An example he sometimes uses is “God” – a mystery beyond human perception and conception. Most talk of God in religion uses words from every day conversation (God is “good” – or just, or vengeful, or merciful, or eternal . . . all of which are human qualities that are employed in a futile attempt to convey what transcends all conceptualization). Very much like trying to describe the color red to someone blind from birth (“red is hot” or “red means stop” or red is bright and cheery – all of which mean nothing to someone who never has and never will experience “red”), these efforts are misunderstood

    . . . except by those who have had an experience of the transcendent (as Jung said, when asked if he believed in God, “I don’t need to believe – I know”).

    Zimmer’s formulation is particularly relevant to discussions of mythology because of Campbell’s emphasis on myth as a prime example of second best things (i.e. metaphorical attempts to point the way toward the first best things).

    That doesn’t make your question any less valid or intriguing; I suspect most misunderstandings are a result of gaps between the thoughts of two or more people – differences in expectation, understanding, emphasis, and nuance. But unless the misunderstanding you had 50 years ago revolved around a discussion of transcendent mysteries, it’s likely not an example of those “second best things.”

    You write

    Does one ever realize what was misunderstood? I ask this question, because it’s after 50 years, and just recently through a conversation, I realized I misunderstood, misjudged, misinterpreted, a pivotal event in my life. Had I not misunderstood, I would have not lived the life I am now living.”

    It is rare to realize what has been misunderstood (especially when one’s whole life is built upon that misunderstanding). You don’t mention whether this misunderstanding was fortunate, or unfortunate – but sounds like the Trickster is in play here.

    Campbell’s advice? To say “yea” to it all: “If you say no to any detail of your life, you’ve said no to the whole web because everything is so interlocked.”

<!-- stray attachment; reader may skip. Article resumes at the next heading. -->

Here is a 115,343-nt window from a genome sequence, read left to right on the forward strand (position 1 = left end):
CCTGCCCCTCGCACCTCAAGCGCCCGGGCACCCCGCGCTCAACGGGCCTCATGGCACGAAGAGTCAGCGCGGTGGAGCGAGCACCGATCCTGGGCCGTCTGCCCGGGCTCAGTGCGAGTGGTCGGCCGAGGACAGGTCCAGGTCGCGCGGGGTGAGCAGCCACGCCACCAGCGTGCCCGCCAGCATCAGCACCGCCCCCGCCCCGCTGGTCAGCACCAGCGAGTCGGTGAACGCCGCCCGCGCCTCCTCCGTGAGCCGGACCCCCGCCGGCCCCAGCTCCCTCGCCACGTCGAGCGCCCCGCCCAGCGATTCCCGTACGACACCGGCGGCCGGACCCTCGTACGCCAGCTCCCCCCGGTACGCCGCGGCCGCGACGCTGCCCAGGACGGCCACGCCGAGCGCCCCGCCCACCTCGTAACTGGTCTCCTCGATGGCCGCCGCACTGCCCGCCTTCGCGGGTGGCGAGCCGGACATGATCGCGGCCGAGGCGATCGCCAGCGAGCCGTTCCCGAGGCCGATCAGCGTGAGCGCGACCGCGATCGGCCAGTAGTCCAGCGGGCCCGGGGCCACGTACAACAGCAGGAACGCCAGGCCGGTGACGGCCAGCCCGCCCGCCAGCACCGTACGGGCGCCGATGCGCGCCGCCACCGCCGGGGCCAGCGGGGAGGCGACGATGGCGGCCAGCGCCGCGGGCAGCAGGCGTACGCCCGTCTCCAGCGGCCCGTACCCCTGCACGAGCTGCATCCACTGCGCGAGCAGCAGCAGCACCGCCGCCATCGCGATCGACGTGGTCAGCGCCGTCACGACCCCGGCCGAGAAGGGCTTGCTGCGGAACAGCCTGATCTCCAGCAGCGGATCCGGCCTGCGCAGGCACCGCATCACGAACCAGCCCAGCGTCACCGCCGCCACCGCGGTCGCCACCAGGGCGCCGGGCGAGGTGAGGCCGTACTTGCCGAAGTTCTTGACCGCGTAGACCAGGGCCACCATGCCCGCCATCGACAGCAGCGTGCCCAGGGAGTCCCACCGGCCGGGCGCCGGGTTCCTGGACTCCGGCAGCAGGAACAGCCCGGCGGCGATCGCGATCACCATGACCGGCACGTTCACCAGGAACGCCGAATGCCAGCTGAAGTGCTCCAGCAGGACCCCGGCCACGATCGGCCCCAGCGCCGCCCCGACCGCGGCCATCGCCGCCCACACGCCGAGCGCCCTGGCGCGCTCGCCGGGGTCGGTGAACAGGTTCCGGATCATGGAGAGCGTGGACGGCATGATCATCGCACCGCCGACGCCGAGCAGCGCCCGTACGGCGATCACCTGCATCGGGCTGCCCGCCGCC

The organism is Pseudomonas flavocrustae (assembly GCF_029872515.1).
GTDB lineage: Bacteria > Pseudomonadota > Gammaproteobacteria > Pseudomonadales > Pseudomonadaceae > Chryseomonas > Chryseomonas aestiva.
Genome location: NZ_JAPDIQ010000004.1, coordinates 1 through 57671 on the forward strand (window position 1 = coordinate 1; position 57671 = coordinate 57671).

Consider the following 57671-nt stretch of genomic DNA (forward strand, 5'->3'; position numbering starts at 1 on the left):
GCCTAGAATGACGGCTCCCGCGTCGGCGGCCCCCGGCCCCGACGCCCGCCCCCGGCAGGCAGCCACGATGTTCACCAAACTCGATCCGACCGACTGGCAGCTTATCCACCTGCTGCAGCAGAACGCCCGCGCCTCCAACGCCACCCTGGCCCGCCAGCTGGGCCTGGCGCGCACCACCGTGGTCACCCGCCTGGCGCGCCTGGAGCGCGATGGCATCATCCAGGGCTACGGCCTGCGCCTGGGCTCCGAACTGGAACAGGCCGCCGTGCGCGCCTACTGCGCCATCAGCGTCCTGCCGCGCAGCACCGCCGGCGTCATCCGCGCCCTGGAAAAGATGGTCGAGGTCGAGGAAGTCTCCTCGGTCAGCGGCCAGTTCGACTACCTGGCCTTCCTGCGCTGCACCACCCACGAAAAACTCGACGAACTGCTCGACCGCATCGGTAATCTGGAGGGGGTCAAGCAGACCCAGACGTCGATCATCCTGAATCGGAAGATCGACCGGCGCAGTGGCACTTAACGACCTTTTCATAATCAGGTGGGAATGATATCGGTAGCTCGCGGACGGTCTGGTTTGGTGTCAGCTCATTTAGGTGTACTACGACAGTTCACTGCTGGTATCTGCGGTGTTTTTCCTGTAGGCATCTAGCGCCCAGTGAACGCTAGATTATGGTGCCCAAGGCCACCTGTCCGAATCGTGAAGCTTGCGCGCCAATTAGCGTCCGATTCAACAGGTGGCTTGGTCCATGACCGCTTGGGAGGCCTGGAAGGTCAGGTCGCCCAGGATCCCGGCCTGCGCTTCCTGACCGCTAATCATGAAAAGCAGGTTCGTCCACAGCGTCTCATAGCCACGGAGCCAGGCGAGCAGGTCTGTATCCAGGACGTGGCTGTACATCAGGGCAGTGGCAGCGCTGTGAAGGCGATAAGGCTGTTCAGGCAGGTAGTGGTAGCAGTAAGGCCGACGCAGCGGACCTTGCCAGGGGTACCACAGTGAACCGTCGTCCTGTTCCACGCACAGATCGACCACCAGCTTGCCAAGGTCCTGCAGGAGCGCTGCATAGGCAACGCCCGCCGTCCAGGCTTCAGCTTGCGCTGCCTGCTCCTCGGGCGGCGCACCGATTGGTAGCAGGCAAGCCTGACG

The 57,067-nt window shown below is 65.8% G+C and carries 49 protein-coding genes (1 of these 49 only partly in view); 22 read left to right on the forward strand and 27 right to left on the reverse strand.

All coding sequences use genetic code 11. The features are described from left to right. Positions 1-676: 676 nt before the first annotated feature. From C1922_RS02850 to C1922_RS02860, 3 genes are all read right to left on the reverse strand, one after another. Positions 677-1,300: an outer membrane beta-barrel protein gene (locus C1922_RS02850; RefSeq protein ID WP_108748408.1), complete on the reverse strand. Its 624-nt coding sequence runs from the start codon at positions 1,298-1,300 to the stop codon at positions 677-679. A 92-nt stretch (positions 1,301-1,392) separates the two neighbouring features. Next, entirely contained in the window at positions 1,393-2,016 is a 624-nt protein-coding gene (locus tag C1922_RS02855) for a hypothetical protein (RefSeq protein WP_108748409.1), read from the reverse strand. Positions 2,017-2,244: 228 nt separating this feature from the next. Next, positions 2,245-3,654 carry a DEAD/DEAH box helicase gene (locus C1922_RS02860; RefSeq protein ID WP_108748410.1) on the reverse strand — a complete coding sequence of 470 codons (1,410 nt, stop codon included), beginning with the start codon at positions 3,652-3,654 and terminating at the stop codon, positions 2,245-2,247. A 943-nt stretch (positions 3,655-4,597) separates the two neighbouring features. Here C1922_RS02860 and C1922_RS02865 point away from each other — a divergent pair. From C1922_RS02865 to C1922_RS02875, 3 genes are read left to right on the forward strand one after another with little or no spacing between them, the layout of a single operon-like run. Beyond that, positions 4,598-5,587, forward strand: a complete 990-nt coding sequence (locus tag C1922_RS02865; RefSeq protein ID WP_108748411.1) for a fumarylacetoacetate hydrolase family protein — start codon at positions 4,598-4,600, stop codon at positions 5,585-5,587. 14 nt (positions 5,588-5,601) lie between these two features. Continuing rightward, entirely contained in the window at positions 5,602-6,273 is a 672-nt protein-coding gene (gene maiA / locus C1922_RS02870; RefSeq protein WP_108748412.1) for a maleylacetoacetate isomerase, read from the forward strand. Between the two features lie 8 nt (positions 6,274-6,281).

I am curious what your reaction was when you realized there had been a misunderstanding. Shock? Regret? Or an “aha!” moment, where suddenly everything makes sense?

    #72079

    The Joseph Campbell line “and where you thought to find an abomination, you will find a god,” reminds me of a Renoir Marie Rilke poem.

    It begins “How should we forget the myths at the beginning of all peoples?

    Perhaps all the dragons of our lives are princesses waiting to see us once beautiful and brave…”

    It is right up Campbell’s alley but for the life of me cannot remember which translation or translator.

    As for your symbol/moniker it recalls both the Third Eye (the opening of seeing) and the axis mundi…since you were inspired by the mountain you saw.
    Goes along with Campbell’s take on Black Elk too. Or Egyptian connection (Ra/Eye of Horus) that’s up to you what resonates or is yet to resonate. That symbol has a lot of different perceptions.

    Your experience of the lanterns in Norway is quite beautiful! How wonderful to see the lake revealed! Then there’s that water and subconscious metaphor too…but to me the poetry of it would be closer to the truth! And you described that beautifully!
    It’s like David Abram in the marsh with the fireflies and stars suspended in that state of sensing the sensible!
    Also Japanese lantern festivals setting the lights on the water

    And Celtic Bonfires: cue Loreena McKennit. (Music)

    I will stop this bit and come to childhood symbols in another.

    #72078

    Stephen,

    I am so grateful to you for taking the time to answer my silly question. Your answer, as usual, is generous, packed with references and crystal clear.

    You mention that “Joseph Campbell’s reference to this guidance from Heinrich Zimmer is repeated in work after work after work, almost as often as he mentions the four functions of mythology, and phrased slightly differently each time, sometimes with more precision, sometimes less. ”  Yes, I have come across this particular reference in all the places you mention, but remained unsure, and mostly took it to mean a difference in perception between two individuals or two different groups, thinking and talking of the third best things in life.  There was a lingering doubt and hence the question.

    Stephen, the misunderstanding was most unfortunate – yes the Trickster is in play here.

    Thank you again for the gentle reminder, “Campbell’s advice? To say “yea” to it all: “If you say no to any detail of your life, you’ve said no to the whole web because everything is so interlocked.”

    My reaction reaction was deep sorrow and intense regret.

    Addendum: Stephen, I have n0 more regrets, no more sorrow, no more blame. I needed to hear that podcast at this particular time in life (that is when living my full moon) to make sense of  why it is my own self I should be blaming.